Scotland

Scotland's uni funding system faces legal challenge

  • 21 August 2011
  • From the section Scotland
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students reading
The Scottish government said that in an ideal world no student would pay fees

A leading human rights lawyer is planning a legal challenge to Scotland's university funding system.

Phil Shiner said the policy breaches the European Convention on Human Rights by charging students from other parts of the UK to study north of the border.

Scottish students studying at home do not pay tuition fees while some 22,000 English students in Scotland do.

The Scottish government has defended its policy and says it is acting within the law.

Mr Shiner, of Public Interest Lawyers, is already representing two students who have been given a full judicial review to challenge the increase in tuition fees at England's universities.

The legal team acting for Callum Hurley, from Peterborough, and Katy Moore, from London, are expected to argue that poorer students and those from ethnic minorities could be discriminated against by the change.

Mr Shiner has now turned his attention to the fees structure in Scotland where English students pay between £1,820 and £2,895 per year, which will increase to up to £9,000 from next year.

He believes that ministers in Scotland have "misinterpreted the law".

Mr Shiner said the Scottish fees system contravened the European Convention on Human Rights and could also be in breach of Britain's Equality Act.

But a spokeswoman for the Scottish government said: "We are clear that the proposals set out are lawful.

"Tuition fee arrangements are based on "ordinary domicile" not nationality."

She added: "In an ideal world, no students would pay fees. Our main priority has to be to protect opportunities for Scottish students to study at Scottish institutions by maintaining free education north of the border.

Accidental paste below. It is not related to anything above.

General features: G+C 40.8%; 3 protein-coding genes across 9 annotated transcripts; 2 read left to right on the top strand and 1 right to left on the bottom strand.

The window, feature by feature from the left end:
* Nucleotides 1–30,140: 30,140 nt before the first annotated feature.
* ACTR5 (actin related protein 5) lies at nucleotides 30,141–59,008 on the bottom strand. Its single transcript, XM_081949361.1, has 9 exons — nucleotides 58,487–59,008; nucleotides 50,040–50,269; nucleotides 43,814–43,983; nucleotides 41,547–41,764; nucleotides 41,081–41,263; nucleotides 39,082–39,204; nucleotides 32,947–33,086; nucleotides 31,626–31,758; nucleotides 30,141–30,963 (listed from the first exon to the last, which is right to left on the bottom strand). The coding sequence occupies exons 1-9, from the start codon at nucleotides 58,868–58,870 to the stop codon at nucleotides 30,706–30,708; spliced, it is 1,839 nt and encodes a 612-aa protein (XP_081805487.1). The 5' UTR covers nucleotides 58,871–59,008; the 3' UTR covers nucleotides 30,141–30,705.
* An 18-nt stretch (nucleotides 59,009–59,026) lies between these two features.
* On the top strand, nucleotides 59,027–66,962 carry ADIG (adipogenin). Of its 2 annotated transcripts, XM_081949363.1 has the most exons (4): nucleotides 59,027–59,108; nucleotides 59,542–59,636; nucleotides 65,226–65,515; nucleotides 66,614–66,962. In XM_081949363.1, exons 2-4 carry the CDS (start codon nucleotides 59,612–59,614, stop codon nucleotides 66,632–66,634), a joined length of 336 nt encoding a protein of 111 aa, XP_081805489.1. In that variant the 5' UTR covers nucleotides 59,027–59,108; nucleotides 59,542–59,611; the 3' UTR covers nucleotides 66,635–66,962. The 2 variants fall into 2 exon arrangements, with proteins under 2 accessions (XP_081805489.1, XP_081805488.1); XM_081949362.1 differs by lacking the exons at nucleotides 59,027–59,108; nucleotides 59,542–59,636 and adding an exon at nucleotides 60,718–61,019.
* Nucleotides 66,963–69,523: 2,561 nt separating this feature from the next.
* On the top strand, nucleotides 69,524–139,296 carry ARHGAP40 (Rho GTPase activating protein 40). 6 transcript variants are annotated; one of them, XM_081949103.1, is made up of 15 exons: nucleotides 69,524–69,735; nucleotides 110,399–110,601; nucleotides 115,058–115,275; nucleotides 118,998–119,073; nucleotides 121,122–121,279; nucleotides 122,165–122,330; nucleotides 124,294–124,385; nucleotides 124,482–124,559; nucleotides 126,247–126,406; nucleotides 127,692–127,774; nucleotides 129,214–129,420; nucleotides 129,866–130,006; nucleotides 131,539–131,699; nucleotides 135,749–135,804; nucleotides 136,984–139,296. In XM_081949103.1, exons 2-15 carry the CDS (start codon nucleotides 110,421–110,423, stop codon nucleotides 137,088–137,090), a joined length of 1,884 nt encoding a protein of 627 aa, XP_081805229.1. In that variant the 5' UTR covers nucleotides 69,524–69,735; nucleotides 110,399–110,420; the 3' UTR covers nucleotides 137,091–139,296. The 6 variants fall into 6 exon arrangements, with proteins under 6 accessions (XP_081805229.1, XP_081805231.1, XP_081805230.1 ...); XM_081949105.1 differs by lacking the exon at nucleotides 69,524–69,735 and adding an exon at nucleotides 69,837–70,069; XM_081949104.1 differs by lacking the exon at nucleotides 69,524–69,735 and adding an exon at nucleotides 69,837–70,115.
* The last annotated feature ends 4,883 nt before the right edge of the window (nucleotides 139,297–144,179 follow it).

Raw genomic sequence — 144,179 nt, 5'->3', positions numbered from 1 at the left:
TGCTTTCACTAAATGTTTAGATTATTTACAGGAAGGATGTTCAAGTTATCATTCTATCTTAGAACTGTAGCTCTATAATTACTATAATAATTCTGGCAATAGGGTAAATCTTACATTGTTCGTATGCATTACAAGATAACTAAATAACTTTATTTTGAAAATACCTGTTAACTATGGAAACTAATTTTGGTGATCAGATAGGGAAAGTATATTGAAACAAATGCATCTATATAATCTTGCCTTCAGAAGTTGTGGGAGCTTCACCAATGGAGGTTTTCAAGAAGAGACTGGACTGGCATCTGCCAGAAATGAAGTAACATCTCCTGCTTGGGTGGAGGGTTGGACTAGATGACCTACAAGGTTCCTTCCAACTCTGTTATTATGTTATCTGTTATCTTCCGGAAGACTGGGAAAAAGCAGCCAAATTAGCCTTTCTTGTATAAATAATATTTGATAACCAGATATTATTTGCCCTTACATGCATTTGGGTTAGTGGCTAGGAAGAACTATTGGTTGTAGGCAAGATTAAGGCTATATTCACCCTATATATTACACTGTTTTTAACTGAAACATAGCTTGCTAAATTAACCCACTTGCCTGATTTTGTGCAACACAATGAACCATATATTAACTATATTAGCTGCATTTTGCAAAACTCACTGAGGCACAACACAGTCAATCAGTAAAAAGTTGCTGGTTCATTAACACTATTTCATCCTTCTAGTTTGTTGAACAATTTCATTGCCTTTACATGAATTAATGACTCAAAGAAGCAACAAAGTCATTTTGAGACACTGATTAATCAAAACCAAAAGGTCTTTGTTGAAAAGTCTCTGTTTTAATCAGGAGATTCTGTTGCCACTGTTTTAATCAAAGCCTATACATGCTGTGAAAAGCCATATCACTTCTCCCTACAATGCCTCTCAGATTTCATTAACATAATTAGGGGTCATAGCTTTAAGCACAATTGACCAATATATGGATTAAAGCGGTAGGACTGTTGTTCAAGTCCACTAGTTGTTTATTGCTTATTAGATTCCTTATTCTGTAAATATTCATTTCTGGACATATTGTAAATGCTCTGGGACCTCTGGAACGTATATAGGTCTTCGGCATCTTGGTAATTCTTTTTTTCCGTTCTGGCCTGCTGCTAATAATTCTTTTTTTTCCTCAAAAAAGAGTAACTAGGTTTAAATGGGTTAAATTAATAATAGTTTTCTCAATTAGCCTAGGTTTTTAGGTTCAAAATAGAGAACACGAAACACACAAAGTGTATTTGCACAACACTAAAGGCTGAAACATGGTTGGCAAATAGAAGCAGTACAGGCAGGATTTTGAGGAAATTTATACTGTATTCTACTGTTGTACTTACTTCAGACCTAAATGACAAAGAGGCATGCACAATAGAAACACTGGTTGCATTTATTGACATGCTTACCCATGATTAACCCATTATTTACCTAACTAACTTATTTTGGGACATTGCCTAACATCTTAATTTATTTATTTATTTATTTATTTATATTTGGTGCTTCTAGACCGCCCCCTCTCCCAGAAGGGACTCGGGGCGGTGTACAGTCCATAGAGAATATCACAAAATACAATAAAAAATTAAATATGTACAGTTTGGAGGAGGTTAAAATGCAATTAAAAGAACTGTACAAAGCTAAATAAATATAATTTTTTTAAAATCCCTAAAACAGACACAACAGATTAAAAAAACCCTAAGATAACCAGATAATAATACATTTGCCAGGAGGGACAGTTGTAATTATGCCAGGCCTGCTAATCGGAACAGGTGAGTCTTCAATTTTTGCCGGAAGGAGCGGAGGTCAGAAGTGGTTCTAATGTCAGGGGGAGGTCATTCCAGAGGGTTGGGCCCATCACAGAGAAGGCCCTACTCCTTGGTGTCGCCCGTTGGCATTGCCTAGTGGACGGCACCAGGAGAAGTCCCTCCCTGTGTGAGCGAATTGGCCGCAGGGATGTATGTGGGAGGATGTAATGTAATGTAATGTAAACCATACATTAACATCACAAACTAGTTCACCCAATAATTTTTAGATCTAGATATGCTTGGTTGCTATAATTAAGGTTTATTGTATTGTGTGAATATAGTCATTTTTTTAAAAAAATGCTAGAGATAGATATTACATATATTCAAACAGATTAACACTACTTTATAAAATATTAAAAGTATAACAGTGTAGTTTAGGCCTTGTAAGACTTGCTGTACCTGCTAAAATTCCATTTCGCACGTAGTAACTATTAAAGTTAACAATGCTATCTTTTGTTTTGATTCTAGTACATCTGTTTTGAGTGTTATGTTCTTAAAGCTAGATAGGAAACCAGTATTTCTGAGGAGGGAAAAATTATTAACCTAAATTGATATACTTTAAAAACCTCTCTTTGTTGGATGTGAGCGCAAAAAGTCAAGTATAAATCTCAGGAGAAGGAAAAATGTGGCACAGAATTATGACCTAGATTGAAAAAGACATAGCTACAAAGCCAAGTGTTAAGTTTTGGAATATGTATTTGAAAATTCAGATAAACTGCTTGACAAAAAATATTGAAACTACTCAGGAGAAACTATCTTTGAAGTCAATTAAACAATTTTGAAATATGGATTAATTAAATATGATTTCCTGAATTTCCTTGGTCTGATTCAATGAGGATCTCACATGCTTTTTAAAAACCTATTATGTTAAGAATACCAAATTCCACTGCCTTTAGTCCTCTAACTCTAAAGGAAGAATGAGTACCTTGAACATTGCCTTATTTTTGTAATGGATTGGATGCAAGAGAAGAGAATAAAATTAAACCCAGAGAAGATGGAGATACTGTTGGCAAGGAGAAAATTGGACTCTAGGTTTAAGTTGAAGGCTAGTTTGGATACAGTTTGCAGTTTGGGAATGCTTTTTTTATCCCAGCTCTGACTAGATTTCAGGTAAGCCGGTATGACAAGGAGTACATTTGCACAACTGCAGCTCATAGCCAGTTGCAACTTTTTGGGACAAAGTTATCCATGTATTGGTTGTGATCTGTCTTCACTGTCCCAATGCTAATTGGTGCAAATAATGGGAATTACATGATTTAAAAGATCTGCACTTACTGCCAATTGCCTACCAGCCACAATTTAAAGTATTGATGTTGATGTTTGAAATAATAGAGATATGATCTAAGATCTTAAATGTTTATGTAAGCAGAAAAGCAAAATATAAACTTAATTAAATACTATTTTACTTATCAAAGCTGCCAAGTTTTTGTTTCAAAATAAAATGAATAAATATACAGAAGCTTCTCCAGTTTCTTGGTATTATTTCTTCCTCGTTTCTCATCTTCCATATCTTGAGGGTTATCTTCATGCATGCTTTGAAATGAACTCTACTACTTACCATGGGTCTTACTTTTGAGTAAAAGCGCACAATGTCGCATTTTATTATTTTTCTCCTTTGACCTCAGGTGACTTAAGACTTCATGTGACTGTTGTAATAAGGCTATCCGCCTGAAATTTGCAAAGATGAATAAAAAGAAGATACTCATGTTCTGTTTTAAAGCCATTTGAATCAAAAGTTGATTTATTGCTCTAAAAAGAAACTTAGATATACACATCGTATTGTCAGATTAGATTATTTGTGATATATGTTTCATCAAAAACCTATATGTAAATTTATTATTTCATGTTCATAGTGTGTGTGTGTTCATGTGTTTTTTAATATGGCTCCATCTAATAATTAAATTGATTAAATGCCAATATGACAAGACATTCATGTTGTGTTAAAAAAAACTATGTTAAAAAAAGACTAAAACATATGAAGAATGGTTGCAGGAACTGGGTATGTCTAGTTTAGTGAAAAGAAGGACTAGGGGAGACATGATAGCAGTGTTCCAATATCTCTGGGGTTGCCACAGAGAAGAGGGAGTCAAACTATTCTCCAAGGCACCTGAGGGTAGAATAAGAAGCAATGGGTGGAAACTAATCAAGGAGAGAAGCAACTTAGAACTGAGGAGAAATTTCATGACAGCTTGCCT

"With the UK government introducing tuition fees south of the border of up to £9,000 per annum, Scottish students studying in England will continue to receive financial support in the form of bursaries and loans."

From September 2012, universities in England will be allowed to raise tuition fees to up to £9,000 per year.

The UK government originally said that figure should only be set in "exceptional circumstances", but so far two thirds of universities have indicated that they want to charge that amount for all or some of their courses.

Tuition fees will be covered by student loans, which graduates will begin paying off once they earn at least £21,000 a year.

Under EU rules, students coming to Scotland from other European countries have to be treated in the same way as Scottish students.

But Scotland's Education Secretary Mike Russell is seeking an end the rule which could be seen as a cheap option for Europeans who would have to pay for education at home.

Currently, nearly 16,000 EU students attend Scottish education establishments, costing the taxpayer £75m a year.

At the beginning of this year Mr Russell said the funding loophole was "no longer tenable".

Students in Northern Ireland who decide to go to another part of the UK which charges higher fees will have to pay them.

However, the government is expected to make a higher student loan available to students who decide to take on the more expensive courses outside Northern Ireland.

In Wales, the Welsh government said fees would rise to up to £9,000, as in England, but the government would meet the extra cost to Welsh students studying at any UK university.

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